According to Min Xin Pei, a scholar of totalitarian transitions at Claremont McKenna College, half of China’s population was born after 1976. They don’t remember the chaotic and violent Cultural Revolution in which millions were sent to perform manual labor in the countryside, as marauding Red Guards sowed paranoia among family and friends. Might this contribute to a change of rule one day? “The basis of rule of all authoritarian regimes is one simple fact—fear,” Pei told an audience at the National Endowment for Democracy.

“A psychological shift can come very very quickly.” What that shift will bring, no one can say for sure. But the world will have had at least 25 years to prepare for it.

China’s repression worse than ever

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The Chinese regime argues that the massacre of unarmed pro-democracy demonstrators in Beijing’s Tiananmen Square laid the groundwork for political stability and China’s miraculous economic growth, according to Andrew J. Nathan and . Yet the continuous intensification of repression since then tells another story, they write for The New Republic.

Five years ago, Tiananmen activist and Nobel Peace Prize winner Liu Xiaobo was handed an eleven-year prison sentence for advocating civil rights and constitutionalism. Earlier this year, human rights activist Xu Zhiyong was sentenced to four years in prison for opposing corruption and abuse of power. The National Endowment for Democracy, with which we are both affiliated, honored Liu and Xu on May 29 in the U.S. Congress in an effort to raise awareness of their cases in advance of the Tiananmen anniversary—and through their cases, to bring awareness to the estimated 4,800 political prisoners in Chinese jails and camps.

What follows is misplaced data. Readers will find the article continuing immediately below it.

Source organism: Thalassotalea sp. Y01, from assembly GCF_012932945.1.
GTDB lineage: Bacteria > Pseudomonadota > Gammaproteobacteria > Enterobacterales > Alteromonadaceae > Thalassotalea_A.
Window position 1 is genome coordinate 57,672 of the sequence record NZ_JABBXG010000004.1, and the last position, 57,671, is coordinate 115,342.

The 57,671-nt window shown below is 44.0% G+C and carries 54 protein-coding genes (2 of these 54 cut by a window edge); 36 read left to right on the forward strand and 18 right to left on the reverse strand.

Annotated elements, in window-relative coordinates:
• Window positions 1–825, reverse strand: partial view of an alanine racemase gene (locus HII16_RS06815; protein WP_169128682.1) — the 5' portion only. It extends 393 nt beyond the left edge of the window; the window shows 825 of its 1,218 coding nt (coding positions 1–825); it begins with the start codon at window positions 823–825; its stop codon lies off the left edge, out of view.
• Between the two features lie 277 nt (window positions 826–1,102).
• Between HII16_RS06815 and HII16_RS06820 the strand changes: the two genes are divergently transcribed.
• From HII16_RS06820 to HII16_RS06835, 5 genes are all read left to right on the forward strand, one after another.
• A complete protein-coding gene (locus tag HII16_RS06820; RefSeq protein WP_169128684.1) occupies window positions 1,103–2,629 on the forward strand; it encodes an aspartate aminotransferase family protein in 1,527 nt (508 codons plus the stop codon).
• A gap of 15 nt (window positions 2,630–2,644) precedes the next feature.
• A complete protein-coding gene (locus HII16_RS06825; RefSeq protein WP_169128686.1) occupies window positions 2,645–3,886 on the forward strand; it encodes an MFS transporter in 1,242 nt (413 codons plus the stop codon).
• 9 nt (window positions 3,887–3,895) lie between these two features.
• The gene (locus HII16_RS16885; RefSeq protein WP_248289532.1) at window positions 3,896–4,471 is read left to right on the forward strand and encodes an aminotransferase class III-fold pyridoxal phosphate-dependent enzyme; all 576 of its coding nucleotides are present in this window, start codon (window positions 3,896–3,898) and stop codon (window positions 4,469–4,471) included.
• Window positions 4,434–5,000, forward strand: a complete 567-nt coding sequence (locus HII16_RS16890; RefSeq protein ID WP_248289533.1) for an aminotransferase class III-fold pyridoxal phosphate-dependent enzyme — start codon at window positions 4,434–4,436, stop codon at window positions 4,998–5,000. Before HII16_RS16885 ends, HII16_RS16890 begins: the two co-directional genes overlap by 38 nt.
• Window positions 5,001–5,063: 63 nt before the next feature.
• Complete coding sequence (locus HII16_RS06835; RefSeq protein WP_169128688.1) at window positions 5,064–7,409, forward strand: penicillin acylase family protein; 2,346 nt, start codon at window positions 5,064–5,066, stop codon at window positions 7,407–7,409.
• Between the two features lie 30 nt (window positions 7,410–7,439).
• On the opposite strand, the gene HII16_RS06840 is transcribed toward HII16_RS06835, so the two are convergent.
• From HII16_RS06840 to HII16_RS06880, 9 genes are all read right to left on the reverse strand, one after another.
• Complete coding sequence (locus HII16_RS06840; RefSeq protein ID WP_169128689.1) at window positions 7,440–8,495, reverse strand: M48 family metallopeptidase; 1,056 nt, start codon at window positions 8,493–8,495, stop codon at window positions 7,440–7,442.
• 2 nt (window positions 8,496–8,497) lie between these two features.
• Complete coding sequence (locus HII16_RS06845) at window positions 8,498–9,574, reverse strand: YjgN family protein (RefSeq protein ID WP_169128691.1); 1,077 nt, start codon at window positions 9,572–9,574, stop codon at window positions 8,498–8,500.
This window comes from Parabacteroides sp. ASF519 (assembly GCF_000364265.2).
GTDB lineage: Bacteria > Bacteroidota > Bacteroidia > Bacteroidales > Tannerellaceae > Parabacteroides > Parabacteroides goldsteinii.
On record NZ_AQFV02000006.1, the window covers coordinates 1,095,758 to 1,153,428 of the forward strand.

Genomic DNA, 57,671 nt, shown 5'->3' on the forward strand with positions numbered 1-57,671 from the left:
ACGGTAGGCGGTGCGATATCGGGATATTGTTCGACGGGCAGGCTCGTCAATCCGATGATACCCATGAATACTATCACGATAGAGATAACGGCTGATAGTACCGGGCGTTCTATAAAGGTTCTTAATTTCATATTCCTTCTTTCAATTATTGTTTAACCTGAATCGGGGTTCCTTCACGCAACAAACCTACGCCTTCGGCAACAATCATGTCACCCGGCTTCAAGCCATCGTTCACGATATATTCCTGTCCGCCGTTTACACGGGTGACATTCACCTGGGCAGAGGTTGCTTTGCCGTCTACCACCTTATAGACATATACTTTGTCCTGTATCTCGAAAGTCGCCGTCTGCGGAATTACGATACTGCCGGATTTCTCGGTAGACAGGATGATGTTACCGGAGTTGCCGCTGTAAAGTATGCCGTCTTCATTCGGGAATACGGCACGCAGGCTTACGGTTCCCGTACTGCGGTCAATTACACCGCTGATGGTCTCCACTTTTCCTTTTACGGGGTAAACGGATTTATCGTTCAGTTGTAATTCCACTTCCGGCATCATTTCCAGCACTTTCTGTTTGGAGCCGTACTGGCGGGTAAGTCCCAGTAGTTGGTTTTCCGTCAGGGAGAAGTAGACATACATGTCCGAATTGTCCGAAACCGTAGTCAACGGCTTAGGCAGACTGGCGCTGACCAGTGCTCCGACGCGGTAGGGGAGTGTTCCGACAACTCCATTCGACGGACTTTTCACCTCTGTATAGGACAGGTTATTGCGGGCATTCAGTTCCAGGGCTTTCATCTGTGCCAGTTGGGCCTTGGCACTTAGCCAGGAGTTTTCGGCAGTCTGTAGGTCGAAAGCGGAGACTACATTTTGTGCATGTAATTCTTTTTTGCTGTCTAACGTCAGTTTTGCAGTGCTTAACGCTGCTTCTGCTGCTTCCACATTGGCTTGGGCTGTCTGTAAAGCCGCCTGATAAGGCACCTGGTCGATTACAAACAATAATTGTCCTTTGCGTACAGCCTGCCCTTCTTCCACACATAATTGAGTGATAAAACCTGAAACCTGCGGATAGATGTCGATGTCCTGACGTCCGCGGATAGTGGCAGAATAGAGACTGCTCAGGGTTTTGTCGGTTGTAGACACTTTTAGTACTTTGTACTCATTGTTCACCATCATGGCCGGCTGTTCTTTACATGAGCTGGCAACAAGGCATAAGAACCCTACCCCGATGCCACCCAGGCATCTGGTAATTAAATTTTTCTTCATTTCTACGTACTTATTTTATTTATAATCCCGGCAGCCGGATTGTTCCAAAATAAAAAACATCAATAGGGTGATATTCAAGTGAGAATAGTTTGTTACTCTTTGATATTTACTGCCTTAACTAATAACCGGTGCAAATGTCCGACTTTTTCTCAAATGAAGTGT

The need to sustain and progressively intensify repression is a sign that the June 4 crackdown did not solve China’s problems; it exacerbated them. The ruling Chinese Communist Party faced a fork in the road in 1989. It could have dialogued with the students, as party leader Zhao Ziyang advocated, forming a common front against corruption. But the prime minister, Li Peng, argued that dialogue could end the Party’s monopoly on power. The top leader, Deng Xiaoping, sided with Li and the rest is history.

Refusal to dialogue with citizens has marked the regime’s modus operandi since then. This explains why citizens lack trust in government when it comes to land seizures, corruption, and pollution. Recent demonstrations against the building of a chemical plant in Maoming, Guizhou, and against an incinerator project in Hangzhou are signs of this corrosive mistrust.

Keeping mouths and minds shut is the task of a growing security apparatus. In the Shadow of the Rising Dragon, a book one of us co-edited with Xu Youyu, one of the persons who disappeared on May 3, shows how the political police have a wide range of flexible measures that they can use to warn people to keep quiet….

Read the rest.